Pain pp 80-81 | Cite as

Spinal Infusion of Opiates and Somatostatin

  • Joachim Chrubasik
Conference paper
Part of the Acta Neurochirurgica Supplementum book series (NEUROCHIRURGICA, volume 38)


Since the introduction in 1979 of spinal (epidural/intrathecal) administration of opiates in pain treatment, spinal bolus injections have been investigated and employed more and more. Yet, more recent studies have shown that intermittent bolus injections should be replaced when possible by continuous, on-demand spinal infusions by means of externally worn or implantable infusion devices in treatment of acute1 and chronic2 pain. Because of the possibility of individualized treatment of pain, continuous-plus-on- demand epidural infusion of opiates is particularly recommendable in treatment of postoperative pain3, especially when the catheter has been placed for epidural anaesthesia. Pharmacokinetic4 and animal5 investigations have proved that the risk of side-effects is lower with continuous-plus-on-demand epidural infusion than with intermittent bolus epidural injections. A reduction of the injection volume does not result in any loss of analgesic efficacy6. The advantages of continuous, on-demand spinal infusions of opiates include constant analgesia, individualized pain treatment, convenience for patient and staff, and a lower risk of catheter complications.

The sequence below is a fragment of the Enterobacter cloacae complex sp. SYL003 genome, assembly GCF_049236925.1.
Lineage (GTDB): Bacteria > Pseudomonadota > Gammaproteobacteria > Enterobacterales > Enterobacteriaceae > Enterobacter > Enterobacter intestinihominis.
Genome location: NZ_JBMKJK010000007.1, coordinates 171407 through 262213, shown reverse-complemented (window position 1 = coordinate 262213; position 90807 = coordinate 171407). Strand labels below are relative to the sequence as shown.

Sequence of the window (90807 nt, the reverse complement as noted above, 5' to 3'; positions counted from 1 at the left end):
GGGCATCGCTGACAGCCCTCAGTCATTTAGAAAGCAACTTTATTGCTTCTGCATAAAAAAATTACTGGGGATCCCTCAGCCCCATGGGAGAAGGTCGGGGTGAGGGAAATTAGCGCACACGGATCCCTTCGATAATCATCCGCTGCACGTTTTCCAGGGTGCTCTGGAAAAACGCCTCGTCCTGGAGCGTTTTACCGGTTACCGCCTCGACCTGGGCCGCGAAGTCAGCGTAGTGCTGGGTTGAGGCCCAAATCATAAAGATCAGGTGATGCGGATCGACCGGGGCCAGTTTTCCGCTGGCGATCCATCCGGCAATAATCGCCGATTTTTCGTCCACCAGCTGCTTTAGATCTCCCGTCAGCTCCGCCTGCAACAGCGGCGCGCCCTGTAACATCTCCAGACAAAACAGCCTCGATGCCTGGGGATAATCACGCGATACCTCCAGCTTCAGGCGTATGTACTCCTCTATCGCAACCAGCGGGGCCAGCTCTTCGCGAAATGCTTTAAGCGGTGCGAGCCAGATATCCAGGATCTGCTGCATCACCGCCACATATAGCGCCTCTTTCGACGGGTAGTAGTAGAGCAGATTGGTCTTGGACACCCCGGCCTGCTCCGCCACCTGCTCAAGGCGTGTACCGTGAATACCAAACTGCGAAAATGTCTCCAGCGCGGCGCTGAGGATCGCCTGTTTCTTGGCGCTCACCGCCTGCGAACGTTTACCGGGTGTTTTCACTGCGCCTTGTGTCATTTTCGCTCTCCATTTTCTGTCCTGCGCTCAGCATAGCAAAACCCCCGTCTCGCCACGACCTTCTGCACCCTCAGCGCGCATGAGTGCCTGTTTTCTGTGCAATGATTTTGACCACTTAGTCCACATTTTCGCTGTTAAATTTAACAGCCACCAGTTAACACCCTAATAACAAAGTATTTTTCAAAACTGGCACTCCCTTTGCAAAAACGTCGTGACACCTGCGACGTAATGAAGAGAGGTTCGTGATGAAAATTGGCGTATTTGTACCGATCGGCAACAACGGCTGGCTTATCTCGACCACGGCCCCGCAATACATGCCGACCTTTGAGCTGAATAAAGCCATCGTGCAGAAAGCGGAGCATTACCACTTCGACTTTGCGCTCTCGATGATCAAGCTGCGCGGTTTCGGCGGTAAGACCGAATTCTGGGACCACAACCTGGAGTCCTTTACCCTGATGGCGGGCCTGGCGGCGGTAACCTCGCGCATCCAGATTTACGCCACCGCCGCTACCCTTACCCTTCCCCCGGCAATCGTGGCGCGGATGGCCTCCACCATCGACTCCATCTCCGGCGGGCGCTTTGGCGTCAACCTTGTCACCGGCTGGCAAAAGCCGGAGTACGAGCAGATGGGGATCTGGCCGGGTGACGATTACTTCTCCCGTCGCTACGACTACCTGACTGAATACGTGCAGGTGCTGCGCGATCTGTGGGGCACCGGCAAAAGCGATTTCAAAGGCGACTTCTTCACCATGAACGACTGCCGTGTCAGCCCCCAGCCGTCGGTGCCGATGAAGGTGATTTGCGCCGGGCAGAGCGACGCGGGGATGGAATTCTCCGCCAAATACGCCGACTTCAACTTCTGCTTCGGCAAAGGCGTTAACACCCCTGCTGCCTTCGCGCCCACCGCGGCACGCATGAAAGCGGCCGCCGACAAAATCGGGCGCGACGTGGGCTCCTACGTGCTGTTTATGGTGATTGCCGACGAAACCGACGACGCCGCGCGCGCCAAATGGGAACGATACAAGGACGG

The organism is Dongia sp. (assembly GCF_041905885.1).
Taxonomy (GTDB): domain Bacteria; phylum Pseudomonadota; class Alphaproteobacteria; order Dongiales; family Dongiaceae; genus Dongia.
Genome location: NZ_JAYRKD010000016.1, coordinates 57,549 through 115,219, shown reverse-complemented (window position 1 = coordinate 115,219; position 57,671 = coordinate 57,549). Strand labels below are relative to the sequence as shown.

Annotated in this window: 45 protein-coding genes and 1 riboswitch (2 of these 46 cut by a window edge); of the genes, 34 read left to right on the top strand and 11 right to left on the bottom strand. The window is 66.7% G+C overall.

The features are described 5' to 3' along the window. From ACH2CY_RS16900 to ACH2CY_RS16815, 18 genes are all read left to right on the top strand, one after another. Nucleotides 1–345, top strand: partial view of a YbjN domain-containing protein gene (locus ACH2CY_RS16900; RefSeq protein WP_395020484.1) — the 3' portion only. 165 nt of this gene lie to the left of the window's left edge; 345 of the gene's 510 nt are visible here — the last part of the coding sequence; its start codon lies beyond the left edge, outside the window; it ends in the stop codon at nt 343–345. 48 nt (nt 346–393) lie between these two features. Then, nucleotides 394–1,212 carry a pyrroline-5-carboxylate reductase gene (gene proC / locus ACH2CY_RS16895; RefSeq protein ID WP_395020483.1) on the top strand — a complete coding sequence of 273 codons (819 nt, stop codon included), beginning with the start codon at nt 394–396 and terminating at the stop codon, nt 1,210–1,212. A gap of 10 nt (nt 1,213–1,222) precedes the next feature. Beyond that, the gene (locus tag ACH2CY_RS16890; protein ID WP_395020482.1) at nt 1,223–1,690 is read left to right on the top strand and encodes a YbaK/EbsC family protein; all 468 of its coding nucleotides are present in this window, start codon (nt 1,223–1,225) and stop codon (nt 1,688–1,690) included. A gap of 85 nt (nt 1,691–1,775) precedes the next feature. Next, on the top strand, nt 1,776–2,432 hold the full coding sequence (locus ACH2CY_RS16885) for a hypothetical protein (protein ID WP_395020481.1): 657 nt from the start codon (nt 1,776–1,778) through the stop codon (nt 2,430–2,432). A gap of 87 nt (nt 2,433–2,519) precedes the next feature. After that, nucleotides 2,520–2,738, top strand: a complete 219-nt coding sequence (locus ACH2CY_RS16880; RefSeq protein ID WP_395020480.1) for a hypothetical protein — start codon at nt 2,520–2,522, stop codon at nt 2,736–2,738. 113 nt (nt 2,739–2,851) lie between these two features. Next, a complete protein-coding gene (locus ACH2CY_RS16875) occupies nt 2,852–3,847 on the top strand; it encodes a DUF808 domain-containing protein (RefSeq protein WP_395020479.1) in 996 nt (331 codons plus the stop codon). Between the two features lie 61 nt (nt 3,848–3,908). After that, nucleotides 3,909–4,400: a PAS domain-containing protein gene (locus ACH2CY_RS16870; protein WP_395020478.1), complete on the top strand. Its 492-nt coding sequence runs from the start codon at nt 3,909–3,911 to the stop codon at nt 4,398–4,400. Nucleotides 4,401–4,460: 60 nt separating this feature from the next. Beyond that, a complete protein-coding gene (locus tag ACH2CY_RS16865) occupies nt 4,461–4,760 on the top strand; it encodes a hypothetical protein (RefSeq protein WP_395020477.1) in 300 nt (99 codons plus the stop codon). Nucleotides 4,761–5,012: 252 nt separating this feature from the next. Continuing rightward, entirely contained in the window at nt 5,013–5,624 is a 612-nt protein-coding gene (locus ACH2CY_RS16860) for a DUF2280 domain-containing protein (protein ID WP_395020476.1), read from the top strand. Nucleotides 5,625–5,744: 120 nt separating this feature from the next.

Pain Treatment Epidural Morphine Epidural Infusion Infusion Device Gastric Mucosal Cell 
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Copyright information

© Springer-Verlag 1987

Authors and Affiliations

  • Joachim Chrubasik
    • 1
  1. 1.Abteilung für Anästhesie der UniversitätsklinikDüsseldorfFederal Republic of Germany

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